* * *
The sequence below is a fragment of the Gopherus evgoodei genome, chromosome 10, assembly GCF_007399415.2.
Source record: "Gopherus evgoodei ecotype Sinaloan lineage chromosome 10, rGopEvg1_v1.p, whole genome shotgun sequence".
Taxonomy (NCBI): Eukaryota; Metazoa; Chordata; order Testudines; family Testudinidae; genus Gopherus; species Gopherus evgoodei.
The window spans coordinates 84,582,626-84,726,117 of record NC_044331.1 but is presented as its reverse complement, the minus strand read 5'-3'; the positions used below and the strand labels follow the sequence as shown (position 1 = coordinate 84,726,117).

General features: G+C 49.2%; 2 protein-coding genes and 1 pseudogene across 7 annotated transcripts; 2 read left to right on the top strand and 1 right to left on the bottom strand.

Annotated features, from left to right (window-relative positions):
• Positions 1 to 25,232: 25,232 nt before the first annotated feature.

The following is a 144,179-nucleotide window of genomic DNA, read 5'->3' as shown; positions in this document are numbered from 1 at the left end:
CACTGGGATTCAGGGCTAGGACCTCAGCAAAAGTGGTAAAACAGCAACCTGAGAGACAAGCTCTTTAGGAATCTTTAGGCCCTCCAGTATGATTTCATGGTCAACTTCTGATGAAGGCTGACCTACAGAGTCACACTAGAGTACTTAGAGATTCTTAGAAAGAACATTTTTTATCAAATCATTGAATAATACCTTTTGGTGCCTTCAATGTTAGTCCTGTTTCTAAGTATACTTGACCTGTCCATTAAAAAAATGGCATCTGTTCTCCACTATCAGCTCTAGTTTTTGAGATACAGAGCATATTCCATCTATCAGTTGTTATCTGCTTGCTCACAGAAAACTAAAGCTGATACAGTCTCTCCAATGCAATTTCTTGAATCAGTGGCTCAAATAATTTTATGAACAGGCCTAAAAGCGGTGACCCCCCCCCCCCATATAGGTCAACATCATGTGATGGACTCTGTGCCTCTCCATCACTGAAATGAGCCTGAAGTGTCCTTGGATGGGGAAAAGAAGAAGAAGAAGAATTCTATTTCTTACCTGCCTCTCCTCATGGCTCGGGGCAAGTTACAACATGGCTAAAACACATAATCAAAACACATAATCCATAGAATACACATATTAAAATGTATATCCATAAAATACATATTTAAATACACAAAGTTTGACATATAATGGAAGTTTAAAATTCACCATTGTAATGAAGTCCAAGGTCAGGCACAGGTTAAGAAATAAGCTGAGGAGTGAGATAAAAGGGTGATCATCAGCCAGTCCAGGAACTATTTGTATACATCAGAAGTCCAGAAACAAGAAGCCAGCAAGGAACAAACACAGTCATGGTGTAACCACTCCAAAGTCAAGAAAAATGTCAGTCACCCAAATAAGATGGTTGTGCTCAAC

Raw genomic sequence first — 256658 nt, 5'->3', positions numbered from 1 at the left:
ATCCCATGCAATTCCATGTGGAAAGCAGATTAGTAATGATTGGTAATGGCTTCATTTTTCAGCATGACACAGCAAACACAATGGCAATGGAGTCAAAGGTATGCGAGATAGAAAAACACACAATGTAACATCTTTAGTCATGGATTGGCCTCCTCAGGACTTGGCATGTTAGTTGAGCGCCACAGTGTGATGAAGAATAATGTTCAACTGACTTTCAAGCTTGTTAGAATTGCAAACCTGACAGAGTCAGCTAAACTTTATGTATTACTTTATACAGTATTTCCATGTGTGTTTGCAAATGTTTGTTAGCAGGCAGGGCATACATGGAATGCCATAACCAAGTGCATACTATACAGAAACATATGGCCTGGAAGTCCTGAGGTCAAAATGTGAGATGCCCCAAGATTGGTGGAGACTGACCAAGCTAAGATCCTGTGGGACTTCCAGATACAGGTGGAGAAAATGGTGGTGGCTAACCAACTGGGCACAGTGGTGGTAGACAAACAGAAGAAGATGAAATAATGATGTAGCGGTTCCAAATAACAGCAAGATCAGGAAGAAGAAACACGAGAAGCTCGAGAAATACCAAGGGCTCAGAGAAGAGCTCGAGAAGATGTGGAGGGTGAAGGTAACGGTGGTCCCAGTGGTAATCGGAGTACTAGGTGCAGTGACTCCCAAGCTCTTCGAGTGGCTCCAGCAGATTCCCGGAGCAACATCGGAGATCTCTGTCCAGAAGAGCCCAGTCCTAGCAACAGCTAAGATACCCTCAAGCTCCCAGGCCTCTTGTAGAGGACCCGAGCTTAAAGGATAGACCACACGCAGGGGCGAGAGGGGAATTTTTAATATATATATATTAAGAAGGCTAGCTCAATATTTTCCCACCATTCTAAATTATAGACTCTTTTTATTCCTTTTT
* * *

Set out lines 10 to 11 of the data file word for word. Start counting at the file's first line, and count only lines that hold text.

Raw genomic sequence first — 256658 nt, 5'->3', positions numbered from 1 at the left:
ATCCCATGCAATTCCATGTGGAAAGCAGATTAGTAATGATTGGTAATGGCTTCATTTTTCAGCATGACACAGCAAACACAATGGCAATGGAGTCAAAGGTATGCGAGATAGAAAAACACACAATGTAACATCTTTAGTCATGGATTGGCCTCCTCAGGACTTGGCATGTTAGTTGAGCGCCACAGTGTGATGAAGAATAATGTTCAACTGACTTTCAAGCTTGTTAGAATTGCAAACCTGACAGAGTCAGCTAAACTTTATGTATTACTTTATACAGTATTTCCATGTGTGTTTGCAAATGTTTGTTAGCAGGCAGGGCATACATGGAATGCCATAACCAAGTGCATACTATACAGAAACATATGGCCTGGAAGTCCTGAGGTCAAAATGTGAGATGCCCCAAGATTGGTGGAGACTGACCAAGCTAAGATCCTGTGGGACTTCCAGATACAGGTGGAGAAAATGGTGGTGGCTAACCAACTGGGCACAGTGGTGGTAGACAAACAGAAGAAGATGAAATAATGATGTAGCGGTTCCAAATAACAGCAAGATCAGGAAGAAGAAACACGAGAAGCTCGAGAAATACCAAGGGCTCAGAGAAGAGCTCGAGAAGATGTGGAGGGTGAAGGTAACGGTGGTCCCAGTGGTAATCGGAGTACTAGGTGCAGTGACTCCCAAGCTCTTCGAGTGGCTCCAGCAGATTCCCGGAGCAACATCGGAGATCTCTGTCCAGAAGAGCCCAGTCCTAGCAACAGCTAAGATACCCTCAAGCTCCCAGGCCTCTTGTAGAGGACCCGAGCTTAAAGGATAGACCACACGCAGGGGCGAGAGGGGAATTTTTAATATATATATATTAAGAAGGCTAGCTCAATATTTTCCCACCATTCTAAATTATAGACTCTTTTTATTCCTTTTT